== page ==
Water is the foundation of life, but too much of it inside your home can have many consequences. Burst pipes, faulty fixtures, leaky roofs and storm flooding are just a few of the things that can quickly turn your comfortable space into a major health hazard.
This is especially true in the bathroom where water flows every single day. You may have an old toilet that leaks or a bathtub that doesn’t drain properly and not notice it for years.
Over time, even the smallest amount of water causes permanent damage and mold growth. Signs of hidden water damage in the bathroom may include a musty odor, visible mildew and warped flooring, baseboards and walls.
Mold hiding in your bathroom can cause a variety of health issues including throat, nose, eye and skin irritation. Mold-related illnesses can be as serious as long-term respiratory or gastrointestinal problems. In some cases, mold can even be deadly.
If your bathroom is water-damaged, it’s past time for a remodeling job. This isn’t a simple project, so where do you start with a bathroom renovation? You begin with a thorough inspection.
Step 1: Mold Inspection and Remediation
The first step before beginning your bathroom renovation should be a thorough inspection for mold. If you can detect mold growth in the bathroom by its musty odor or the stains it leaves on walls and surfaces, you can be sure the fungus is hiding somewhere behind your bathroom’s drywall or under the subfloor.
In-home tests can help you detect mold, but they aren’t 100 percent foolproof. If you suspect the water-damaged bathroom walls or flooring are hiding large mold infestations, it’s best to contact a certified mold remediation company and arrange for an inspection.
If the restoration contractor confirms the presence of mold, you can get to work on removal and remediation. However, handling this kind of work yourself can be a health hazard, and you can’t be sure of removing it all with DIY techniques.
Consider turning the job over to your restoration professionals. Their certified technicians have the skills and tools it takes to get the job done. Most importantly, you’re not putting yourself or your family’s health at risk.
Step 2: Prepare the Room
Once the mold has been removed, begin gathering materials and preparing the bathroom for renovation. Shut off your home’s main water valve to prevent further damage in case of a mishap while you’re working. Disconnect the toilet from the floor and the waterline.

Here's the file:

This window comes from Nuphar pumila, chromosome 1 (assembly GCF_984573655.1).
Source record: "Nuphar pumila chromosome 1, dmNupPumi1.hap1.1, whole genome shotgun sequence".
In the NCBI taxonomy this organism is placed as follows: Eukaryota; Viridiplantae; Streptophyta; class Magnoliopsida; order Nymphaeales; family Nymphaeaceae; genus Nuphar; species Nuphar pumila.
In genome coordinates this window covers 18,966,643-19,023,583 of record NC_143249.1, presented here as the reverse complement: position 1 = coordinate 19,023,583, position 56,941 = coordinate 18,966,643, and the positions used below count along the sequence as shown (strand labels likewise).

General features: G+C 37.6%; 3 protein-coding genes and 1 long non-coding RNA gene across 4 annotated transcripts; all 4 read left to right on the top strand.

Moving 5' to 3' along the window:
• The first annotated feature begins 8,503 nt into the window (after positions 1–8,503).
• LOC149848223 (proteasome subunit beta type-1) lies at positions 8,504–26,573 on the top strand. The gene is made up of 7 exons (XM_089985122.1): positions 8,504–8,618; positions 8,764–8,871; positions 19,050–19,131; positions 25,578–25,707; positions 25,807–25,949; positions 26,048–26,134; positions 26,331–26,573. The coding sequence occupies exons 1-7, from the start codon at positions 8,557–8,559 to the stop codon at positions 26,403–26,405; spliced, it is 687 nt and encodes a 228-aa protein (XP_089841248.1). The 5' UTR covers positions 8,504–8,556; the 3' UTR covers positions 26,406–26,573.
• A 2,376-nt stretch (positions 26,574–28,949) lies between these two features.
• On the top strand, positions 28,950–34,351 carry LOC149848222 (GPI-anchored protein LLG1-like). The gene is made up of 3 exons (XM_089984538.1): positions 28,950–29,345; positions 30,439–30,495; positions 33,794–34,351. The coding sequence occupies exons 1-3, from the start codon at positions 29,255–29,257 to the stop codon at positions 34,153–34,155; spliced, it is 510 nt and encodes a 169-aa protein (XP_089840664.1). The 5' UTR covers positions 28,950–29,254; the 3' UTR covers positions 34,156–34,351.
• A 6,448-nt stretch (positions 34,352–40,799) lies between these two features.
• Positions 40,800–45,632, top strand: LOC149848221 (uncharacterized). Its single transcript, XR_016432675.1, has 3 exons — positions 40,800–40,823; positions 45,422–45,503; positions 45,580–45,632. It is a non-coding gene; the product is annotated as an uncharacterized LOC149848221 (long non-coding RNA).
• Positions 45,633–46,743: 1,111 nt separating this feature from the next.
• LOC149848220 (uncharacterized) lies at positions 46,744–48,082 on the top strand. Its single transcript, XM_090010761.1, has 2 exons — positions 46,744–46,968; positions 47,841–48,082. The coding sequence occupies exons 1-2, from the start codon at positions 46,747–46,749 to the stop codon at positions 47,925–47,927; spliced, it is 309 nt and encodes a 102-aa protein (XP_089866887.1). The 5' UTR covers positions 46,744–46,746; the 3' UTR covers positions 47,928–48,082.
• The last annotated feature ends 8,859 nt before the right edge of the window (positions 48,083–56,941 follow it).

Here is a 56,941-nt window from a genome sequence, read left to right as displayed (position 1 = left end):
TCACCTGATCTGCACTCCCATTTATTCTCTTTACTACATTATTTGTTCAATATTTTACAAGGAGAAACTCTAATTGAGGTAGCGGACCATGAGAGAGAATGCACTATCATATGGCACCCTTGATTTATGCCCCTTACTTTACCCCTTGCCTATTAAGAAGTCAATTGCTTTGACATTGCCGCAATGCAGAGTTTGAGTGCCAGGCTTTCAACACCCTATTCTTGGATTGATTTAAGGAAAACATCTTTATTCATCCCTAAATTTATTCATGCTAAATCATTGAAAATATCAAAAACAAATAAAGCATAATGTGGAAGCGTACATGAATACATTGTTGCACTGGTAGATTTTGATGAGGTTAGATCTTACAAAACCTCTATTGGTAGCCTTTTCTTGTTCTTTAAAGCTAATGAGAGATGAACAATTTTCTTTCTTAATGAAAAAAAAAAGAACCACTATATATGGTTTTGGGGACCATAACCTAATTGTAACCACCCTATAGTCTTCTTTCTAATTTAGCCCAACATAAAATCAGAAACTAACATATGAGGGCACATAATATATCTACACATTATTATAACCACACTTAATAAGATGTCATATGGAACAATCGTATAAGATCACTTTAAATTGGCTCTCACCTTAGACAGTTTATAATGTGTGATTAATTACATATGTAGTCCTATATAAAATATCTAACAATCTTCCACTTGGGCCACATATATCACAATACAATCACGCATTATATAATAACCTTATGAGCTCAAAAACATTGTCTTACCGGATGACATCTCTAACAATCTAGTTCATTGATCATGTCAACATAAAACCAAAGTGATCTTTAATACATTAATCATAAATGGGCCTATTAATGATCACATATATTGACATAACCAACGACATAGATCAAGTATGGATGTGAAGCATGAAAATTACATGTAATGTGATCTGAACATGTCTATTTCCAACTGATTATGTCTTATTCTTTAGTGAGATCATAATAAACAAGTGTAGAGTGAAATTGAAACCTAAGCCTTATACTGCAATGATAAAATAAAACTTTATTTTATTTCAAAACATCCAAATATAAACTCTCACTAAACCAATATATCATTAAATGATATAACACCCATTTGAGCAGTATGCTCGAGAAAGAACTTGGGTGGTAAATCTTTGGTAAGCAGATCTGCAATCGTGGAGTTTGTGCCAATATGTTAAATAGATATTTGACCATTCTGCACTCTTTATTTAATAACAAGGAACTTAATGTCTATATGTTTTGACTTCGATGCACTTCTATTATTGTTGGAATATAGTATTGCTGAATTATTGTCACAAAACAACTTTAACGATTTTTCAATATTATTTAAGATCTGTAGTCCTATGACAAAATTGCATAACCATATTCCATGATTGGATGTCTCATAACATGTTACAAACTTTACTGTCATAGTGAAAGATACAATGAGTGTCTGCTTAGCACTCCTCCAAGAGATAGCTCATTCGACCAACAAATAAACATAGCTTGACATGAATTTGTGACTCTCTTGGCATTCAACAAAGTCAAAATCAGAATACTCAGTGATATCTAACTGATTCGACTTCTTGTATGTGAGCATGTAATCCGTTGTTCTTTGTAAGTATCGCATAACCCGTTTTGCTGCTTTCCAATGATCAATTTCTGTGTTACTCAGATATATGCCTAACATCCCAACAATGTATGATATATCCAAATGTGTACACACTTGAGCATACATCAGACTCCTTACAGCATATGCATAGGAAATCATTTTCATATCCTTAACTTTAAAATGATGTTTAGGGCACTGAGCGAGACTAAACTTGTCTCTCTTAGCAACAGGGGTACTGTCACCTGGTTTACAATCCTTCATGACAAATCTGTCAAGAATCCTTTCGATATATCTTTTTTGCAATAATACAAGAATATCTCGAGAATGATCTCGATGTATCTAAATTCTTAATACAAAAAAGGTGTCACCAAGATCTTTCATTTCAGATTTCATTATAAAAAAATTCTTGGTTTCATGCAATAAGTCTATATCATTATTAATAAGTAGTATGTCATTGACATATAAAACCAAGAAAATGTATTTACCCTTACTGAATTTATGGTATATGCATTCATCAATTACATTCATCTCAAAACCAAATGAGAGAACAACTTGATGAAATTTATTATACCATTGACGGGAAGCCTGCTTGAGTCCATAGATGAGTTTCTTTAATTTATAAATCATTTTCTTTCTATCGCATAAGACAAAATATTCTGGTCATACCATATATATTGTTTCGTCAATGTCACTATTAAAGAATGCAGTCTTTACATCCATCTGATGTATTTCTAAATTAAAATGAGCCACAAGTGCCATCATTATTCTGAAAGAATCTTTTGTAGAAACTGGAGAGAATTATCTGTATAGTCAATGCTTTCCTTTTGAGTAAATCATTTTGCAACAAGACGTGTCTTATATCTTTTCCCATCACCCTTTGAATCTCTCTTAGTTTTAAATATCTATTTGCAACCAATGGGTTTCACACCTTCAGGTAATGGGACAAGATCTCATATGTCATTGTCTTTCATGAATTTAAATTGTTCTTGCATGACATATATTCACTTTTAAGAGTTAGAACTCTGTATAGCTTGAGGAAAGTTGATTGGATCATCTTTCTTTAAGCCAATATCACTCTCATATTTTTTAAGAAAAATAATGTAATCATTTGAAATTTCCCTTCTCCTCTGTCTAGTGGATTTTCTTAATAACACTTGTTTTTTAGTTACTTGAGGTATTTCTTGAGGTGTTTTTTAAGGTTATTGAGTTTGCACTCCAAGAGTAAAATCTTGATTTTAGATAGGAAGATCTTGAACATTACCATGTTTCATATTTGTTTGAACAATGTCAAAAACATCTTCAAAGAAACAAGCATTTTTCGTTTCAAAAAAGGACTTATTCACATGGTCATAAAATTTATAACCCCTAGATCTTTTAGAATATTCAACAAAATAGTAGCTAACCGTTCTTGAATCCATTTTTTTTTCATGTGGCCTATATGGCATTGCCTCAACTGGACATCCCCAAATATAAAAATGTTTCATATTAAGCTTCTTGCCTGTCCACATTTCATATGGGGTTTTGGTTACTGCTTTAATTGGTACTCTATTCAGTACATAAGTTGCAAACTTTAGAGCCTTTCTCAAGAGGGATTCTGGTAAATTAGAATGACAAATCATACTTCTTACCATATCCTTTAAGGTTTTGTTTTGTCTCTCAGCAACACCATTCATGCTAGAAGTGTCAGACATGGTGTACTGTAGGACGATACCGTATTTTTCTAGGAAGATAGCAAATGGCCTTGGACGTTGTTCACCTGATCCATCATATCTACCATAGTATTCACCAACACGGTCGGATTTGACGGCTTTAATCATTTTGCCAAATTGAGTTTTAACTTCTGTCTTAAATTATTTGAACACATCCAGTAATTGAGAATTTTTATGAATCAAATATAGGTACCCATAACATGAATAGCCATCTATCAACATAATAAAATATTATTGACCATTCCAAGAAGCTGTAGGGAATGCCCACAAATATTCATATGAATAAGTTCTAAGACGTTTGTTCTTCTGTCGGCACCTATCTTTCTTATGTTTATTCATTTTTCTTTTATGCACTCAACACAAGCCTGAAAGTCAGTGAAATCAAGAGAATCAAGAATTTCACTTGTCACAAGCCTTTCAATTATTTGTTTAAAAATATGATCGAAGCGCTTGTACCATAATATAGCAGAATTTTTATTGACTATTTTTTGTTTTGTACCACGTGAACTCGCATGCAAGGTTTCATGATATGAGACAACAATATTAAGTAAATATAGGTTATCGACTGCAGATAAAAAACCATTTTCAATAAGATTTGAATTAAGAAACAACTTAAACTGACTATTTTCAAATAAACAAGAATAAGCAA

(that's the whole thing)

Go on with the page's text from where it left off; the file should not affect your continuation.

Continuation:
With the toilet out of the way, you’ll have room to work removing other damaged items or fixtures that need replacing. This might include your cabinetry, tile or vinyl floor and wood subflooring.
Step 3: Start With the Drywall
If water damage left the bathroom structurally compromised, your DIY project may turn into a job for a professional. However, if it only affects small portions of drywall, use a hammer and keyhole saw to remove damaged areas. Cut the drywall in a circular or rectangular shape so that it’s easier to patch.
Depending on the size of the area you’re working with, patch or replace the drywall. If you’re patching, use clips to hold new material in place, and secure with tape and joint compound. Once the compound dries, sand down the patch so that it’s flush with the surrounding drywall.
Now you’re ready to prime and paint over the repaired area. This might be a great opportunity to repaint the entire bathroom.
Step 4: Repair the Floor
After you’ve cleaned up debris from the drywall repair, you’re ready to move on to fixing the subfloor. If it’s wood, cut out damaged areas and nail down plywood replacement sheets. If you’re working with a concrete subflooring, apply a leveling compound where needed.
Always make sure your subfloor is completely dry before adding the top finish floor. Install vinyl by spreading adhesive and laying the flooring on top. Tile flooring requires a concrete board. After laying the tile and letting its thinset mortar dry, apply grout to the joints.
Step 5: Install the Fixtures
Once your walls and floors are complete, replace or install new cabinetry, the toilet and anything else you removed before the bathroom renovation. If you’ve always wanted new light fixtures or a new paint color, this is the perfect time to update the room’s looks.
Be sure to clean up all debris and address damp areas before you replace anything. Otherwise, you’ll end up in the same predicament in the near future.
If you enjoyed reading our article about renovating a water-damaged bathroom, share it with family and friends. It’s always our goal to give you information that can make big jobs around the house a little easier.